Jones, according to McGraw’s trial reporting, claimed his evidence for the “pattern” came from “high school kids who showed up yesterday to join the protest.” Jones admitted at trial that he didn’t speak to police officers who were investigating the shoplifting at the bakery before he claimed the “police report is bull****.”
Oberlin Claimed It Would Investigate The Shoplifting Incident. It Did No Such Thing.
Jones helped Oberlin president Marvin Krislov and Raimondo draft a letter that said, in part, “We will commit every resource to determining the full and true narrative, including exploring whether this is a pattern and not an isolated incident.”
The school conducted no such investigation. Jones said at trial that in late 2016 he was asked by a local paper about the investigation. Raimondo suggested they “dodge” the question because “our phrasing was unfortunate” when they claimed they were investigating.
There Was No Evidence Of Racism From The Bakery, But There Is Evidence Oberlin May Be Engaging In Racial Profiling
Oberlin tried to keep police records out of the trial that showed no pattern of racial profiling on behalf of Gibson’s Bakery. Those records showed that between 2011 and 2016, 40 were arrested for shoplifting at the bakery (82.5% were Oberlin students). Of those 40, just six were African-American (15%). The majority (32, or 80%) were white. The other 5% were Asian. McGraw reported that these numbers were in line with the racial makeup of Oberlin.
Conversely, former Oberlin president Krislov said in a deposition that the college had a “no trespass” list of 400 people who live in the area that were not allowed on school property. It contained a “disproportionate number of African-Americans on it,” he said.
It was suggested at trial that anger from students over this list led to the reaction against the bakery.
Oberlin Told Gibson’s If It Dropped The Shoplifting Charges, They Would Reinstate Their Contract
Oberlin stopped doing business with Gibson’s after the racism accusations. In December 2017, Tito Reed emailed Krislov suggesting that the college offer to start doing business with Gibson’s again if they stop pursuing shoplifting charges against the students.
“So can we draft a legal agreement clearly stating that once charges are dropped the [purchase] orders [with Gibson’s] will resume. I’m baffled by their combined audacity and arrogance to assume the position of victim,” Reed wrote.
In addition, David Gibson said, the school wanted the bakery to change its shoplifting policy for Oberlin students and call the college instead of the police.
“I told them we could not give students special treatment because this was something police had to deal with,” David said.
Meanwhile, all Gibson’s wanted was an apology from the school and a statement acknowledging the bakery wasn’t racist. David repeatedly offered to drop the lawsuit if the college would just admit they weren’t racist. The school refused, according to McGraw.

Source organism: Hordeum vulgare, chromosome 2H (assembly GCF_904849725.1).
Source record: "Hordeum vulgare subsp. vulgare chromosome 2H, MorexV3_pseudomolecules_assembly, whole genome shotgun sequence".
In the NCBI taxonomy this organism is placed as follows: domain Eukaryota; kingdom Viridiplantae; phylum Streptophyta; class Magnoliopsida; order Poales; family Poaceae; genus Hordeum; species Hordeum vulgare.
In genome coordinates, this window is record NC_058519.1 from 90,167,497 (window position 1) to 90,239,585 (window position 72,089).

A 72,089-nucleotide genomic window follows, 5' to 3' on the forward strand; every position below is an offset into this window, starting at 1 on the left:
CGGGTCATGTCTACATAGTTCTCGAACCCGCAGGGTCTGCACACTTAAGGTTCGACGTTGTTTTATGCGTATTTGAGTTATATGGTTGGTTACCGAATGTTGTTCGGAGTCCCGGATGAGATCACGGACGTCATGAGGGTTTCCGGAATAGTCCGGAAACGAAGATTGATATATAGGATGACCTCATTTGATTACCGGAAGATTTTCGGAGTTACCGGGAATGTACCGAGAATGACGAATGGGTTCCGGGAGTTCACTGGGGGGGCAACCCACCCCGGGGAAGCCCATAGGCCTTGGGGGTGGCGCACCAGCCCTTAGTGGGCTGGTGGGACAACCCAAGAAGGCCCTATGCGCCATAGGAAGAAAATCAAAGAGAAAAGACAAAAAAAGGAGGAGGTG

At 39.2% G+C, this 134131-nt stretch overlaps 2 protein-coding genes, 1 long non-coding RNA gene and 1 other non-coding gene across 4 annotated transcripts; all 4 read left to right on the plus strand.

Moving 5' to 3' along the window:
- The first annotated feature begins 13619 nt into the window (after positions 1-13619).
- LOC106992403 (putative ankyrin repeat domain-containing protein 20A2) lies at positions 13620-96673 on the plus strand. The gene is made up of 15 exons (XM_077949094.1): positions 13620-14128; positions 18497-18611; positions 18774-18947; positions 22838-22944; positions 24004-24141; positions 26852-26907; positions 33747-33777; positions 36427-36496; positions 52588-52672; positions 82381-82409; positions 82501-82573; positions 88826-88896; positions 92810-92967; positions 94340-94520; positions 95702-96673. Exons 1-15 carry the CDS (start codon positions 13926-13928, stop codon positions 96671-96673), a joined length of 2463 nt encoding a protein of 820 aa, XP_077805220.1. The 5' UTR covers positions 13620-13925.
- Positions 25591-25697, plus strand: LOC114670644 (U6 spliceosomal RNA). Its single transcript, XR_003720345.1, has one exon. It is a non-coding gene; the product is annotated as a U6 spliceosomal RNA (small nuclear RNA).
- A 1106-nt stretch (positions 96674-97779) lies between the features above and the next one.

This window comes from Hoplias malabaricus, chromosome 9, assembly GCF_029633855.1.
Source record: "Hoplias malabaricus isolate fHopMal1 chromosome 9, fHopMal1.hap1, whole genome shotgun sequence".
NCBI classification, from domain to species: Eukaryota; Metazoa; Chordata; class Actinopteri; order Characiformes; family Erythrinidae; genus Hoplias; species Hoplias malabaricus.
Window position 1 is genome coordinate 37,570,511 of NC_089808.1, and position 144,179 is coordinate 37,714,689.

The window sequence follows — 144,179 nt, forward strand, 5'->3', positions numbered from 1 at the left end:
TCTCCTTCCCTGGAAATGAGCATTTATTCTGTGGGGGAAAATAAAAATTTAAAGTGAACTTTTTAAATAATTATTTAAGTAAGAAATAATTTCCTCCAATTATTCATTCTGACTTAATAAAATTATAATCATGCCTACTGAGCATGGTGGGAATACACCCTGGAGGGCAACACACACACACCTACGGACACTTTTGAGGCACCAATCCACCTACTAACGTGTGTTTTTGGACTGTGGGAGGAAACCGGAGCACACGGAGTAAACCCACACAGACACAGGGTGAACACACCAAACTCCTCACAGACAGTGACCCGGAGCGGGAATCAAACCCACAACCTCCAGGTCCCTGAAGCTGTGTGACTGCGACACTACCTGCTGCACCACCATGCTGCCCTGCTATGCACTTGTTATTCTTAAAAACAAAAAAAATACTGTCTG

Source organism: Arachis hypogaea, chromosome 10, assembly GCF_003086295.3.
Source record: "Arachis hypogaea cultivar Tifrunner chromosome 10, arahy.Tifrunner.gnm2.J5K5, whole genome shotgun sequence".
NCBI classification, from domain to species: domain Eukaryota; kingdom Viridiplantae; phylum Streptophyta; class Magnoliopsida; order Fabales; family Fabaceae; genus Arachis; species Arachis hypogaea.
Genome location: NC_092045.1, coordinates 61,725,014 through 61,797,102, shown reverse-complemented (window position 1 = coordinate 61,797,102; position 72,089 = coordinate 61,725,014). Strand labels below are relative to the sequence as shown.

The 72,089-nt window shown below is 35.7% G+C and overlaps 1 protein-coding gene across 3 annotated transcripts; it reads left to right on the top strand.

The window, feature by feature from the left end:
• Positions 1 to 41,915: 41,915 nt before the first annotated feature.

“Without [Oberlin College] coming out and offering a message that we were not racist, it was going to go on forever,” David testified. He also said he met with Oberlin officials at least three times in the months after the protests to try and get them to issue a statement saying the bakery was not racist. He said they could reconcile without going to court.
“They ignored me,” he said.”
He told former president Krislov that it would be difficult to lose the “racist” label. David said Krislov responded by dismissing the concern and saying “I’ve been called a racist.”
Oberlin Didn’t Even Tell The Bakery They Were Cutting Off Deal
David said he only learned the college had cut ties with the bakery when the private service company that operated the school’s cafeterias called to let them know.
“The private company managers who called me all apologized for having to get rid of us after the good work we did for them, and I got the feeling they were forced to do so or there would be some problems for them if they didn’t,” David testified, according to McGraw. David added that he was told “It comes from the college and it comes from the top.”
The Family Suffered An Emotional And Financial Toll Due To The False Accusations
Lorna Gibson had testified that business dropped by 50% after the protests and they had to lay off employees.
Allyn Gibson, David’s 90-year-old father, broke bones in his neck after his home was broken into months after the protests (police don’t know if the break-in is related). David wouldn’t go out because he was afraid that everyone thought he was a racist.
“It isn’t just a job for him and all of us,” Lorna said. “It’s been our life. It is crucial for him and our family. It is us.”
Allyn testified that the family had “some threats made to us” and that Oberlin students were afraid to shop at the bakery because they didn’t want their friends to “see that they shopped with us.”
Steve Gibson, David’s son and Allyn’s grandson, testified that Allyn has lost his positive outlook due to his injuries and the protests, “but we’re hoping he gets it back.”
David also worried his father would die with people thinking he was a racist.
“I realized very soon on hos everything had been going in this, that my dad was going to pass away labeled as a racist,” he testified.
A damages expert testifying on behalf of the Gibson’s said the store “had already lost and will lose about $5.8 million from the school’s alleged racist accusations,” McGraw reported.
Frank Monaco, a certified public accountant, said his estimates were for the next 30 years, and based them on the fact the store had been in business for more than 130 years already. “[W]hen you have people thinking you’re racist, and you live in a small town, the accusation can last a lifetime,” he said.
Oberlin’s attorney asked Monaco if he was holding Oberlin College “responsible for every human being that doesn’t shop there anymore?” He also asked, “Do you understand my question?” when Monaco paused.
“Yes, do you understand my report,” Monaco responded.